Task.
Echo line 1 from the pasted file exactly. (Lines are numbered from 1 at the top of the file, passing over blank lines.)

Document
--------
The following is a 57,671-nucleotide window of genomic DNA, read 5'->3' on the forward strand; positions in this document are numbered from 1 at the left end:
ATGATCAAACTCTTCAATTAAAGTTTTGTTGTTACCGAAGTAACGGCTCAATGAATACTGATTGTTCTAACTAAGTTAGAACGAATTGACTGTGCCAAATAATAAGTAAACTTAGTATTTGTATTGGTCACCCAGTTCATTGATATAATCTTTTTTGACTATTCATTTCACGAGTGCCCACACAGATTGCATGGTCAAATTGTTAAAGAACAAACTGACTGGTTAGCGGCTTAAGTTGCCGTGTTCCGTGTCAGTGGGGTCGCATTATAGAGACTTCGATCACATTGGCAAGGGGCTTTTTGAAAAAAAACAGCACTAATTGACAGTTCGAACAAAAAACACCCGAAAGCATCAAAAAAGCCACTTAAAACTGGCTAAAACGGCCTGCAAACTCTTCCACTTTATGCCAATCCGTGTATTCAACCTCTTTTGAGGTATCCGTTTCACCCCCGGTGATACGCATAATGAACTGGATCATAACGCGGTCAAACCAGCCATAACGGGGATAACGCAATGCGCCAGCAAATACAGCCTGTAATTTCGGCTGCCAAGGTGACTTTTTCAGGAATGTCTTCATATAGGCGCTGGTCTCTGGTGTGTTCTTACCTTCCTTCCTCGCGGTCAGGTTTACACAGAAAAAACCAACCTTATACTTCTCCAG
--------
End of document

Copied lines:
The following is a 57,671-nucleotide window of genomic DNA, read 5'->3' on the forward strand; positions in this document are numbered from 1 at the left end: